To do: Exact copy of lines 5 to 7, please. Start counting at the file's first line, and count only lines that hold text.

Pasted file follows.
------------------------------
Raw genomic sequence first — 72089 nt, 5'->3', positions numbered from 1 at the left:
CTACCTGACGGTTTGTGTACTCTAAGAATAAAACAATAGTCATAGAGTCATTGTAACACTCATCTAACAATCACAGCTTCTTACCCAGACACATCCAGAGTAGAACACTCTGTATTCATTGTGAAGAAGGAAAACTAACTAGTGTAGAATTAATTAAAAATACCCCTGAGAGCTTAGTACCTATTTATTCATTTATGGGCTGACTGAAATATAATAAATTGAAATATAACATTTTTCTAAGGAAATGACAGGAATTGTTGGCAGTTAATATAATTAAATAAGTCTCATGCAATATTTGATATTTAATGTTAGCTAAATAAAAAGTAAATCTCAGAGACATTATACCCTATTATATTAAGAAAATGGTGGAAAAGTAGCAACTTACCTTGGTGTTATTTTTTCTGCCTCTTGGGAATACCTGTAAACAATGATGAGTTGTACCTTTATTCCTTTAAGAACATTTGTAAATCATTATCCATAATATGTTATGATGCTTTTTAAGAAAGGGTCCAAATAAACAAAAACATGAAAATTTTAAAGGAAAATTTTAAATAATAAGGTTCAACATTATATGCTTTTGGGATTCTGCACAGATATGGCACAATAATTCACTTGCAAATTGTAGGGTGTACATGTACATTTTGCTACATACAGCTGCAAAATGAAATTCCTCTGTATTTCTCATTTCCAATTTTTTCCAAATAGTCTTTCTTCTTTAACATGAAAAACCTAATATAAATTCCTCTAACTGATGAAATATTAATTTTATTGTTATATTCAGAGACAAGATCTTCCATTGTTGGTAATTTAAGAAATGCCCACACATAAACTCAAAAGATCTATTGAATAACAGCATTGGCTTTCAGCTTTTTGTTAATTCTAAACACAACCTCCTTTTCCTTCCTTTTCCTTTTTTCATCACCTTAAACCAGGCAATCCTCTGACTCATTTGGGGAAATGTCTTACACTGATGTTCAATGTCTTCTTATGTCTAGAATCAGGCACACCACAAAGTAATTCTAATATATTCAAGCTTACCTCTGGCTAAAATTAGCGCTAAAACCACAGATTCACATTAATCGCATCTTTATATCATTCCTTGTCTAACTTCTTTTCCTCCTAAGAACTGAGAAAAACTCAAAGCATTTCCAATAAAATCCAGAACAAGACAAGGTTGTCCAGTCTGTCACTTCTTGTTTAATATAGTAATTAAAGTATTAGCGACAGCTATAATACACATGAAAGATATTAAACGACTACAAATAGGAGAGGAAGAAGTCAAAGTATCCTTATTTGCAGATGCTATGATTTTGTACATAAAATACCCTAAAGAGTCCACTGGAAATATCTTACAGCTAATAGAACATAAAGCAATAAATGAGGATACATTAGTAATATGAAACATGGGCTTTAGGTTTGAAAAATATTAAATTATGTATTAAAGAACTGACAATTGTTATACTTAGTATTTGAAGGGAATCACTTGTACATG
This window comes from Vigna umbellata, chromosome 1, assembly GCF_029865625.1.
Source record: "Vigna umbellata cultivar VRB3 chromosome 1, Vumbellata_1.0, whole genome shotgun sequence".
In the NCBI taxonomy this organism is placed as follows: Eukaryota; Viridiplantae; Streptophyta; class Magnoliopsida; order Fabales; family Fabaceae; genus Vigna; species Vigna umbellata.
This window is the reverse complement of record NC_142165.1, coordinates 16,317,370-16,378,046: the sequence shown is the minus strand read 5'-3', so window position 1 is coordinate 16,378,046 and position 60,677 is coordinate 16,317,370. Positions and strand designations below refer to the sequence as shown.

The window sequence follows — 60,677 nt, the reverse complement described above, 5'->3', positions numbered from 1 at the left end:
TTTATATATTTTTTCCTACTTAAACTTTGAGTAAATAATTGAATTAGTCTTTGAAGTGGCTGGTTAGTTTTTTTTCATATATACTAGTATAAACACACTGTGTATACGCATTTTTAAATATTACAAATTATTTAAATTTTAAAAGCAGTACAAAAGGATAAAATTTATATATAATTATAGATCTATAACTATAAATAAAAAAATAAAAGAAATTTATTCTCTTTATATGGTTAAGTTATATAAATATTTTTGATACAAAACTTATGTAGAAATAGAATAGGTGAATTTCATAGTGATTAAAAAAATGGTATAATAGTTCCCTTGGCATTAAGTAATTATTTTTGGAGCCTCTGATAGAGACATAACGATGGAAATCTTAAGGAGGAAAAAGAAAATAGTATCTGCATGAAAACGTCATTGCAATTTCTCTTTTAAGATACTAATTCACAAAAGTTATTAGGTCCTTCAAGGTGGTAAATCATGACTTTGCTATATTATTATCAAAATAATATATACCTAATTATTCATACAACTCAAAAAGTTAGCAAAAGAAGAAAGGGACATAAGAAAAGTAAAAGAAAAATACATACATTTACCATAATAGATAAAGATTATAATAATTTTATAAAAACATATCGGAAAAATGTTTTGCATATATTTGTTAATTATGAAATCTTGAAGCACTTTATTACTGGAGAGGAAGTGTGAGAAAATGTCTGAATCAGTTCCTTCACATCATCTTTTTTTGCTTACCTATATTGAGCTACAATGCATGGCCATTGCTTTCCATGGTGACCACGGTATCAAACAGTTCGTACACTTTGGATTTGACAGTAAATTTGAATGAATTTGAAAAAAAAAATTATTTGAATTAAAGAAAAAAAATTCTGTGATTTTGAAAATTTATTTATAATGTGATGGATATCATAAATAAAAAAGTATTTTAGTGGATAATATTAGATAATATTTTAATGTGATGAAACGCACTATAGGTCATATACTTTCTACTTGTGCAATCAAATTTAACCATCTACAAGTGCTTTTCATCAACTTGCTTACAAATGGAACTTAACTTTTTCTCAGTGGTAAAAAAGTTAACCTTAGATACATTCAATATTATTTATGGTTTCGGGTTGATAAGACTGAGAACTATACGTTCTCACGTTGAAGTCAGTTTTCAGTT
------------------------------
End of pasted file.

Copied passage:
In the NCBI taxonomy this organism is placed as follows: Eukaryota; Viridiplantae; Streptophyta; class Magnoliopsida; order Fabales; family Fabaceae; genus Vigna; species Vigna umbellata.
This window is the reverse complement of record NC_142165.1, coordinates 16,317,370-16,378,046: the sequence shown is the minus strand read 5'-3', so window position 1 is coordinate 16,378,046 and position 60,677 is coordinate 16,317,370. Positions and strand designations below refer to the sequence as shown.

The window sequence follows — 60,677 nt, the reverse complement described above, 5'->3', positions numbered from 1 at the left end: